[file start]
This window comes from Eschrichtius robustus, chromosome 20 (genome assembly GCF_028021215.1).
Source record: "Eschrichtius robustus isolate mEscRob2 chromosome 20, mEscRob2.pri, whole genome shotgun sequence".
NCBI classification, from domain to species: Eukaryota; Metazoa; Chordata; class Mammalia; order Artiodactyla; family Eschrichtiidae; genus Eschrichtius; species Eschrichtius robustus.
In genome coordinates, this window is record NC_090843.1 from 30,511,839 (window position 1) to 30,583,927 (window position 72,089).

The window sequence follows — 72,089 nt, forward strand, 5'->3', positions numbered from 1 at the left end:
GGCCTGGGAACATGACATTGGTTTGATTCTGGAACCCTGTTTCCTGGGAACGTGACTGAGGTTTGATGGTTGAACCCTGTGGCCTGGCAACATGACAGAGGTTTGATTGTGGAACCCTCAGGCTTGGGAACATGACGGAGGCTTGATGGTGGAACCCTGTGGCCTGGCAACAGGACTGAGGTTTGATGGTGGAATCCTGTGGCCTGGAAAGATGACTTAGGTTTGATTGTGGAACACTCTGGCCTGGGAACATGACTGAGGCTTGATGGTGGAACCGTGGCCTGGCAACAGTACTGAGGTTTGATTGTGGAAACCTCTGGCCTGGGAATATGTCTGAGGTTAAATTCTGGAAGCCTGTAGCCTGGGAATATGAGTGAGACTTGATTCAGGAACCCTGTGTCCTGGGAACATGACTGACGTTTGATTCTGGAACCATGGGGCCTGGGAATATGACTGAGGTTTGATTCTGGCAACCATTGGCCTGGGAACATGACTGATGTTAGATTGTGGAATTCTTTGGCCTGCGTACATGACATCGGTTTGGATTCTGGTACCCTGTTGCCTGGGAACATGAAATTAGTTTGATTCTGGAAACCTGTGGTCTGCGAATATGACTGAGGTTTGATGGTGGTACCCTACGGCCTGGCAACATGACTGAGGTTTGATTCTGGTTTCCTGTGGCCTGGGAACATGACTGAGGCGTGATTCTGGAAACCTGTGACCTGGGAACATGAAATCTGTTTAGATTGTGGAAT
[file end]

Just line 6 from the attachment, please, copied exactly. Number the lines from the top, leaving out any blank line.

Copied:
GGCCTGGGAACATGACATTGGTTTGATTCTGGAACCCTGTTTCCTGGGAACGTGACTGAGGTTTGATGGTTGAACCCTGTGGCCTGGCAACATGACAGAGGTTTGATTGTGGAACCCTCAGGCTTGGGAACATGACGGAGGCTTGATGGTGGAACCCTGTGGCCTGGCAACAGGACTGAGGTTTGATGGTGGAATCCTGTGGCCTGGAAAGATGACTTAGGTTTGATTGTGGAACACTCTGGCCTGGGAACATGACTGAGGCTTGATGGTGGAACCGTGGCCTGGCAACAGTACTGAGGTTTGATTGTGGAAACCTCTGGCCTGGGAATATGTCTGAGGTTAAATTCTGGAAGCCTGTAGCCTGGGAATATGAGTGAGACTTGATTCAGGAACCCTGTGTCCTGGGAACATGACTGACGTTTGATTCTGGAACCATGGGGCCTGGGAATATGACTGAGGTTTGATTCTGGCAACCATTGGCCTGGGAACATGACTGATGTTAGATTGTGGAATTCTTTGGCCTGCGTACATGACATCGGTTTGGATTCTGGTACCCTGTTGCCTGGGAACATGAAATTAGTTTGATTCTGGAAACCTGTGGTCTGCGAATATGACTGAGGTTTGATGGTGGTACCCTACGGCCTGGCAACATGACTGAGGTTTGATTCTGGTTTCCTGTGGCCTGGGAACATGACTGAGGCGTGATTCTGGAAACCTGTGACCTGGGAACATGAAATCTGTTTAGATTGTGGAAT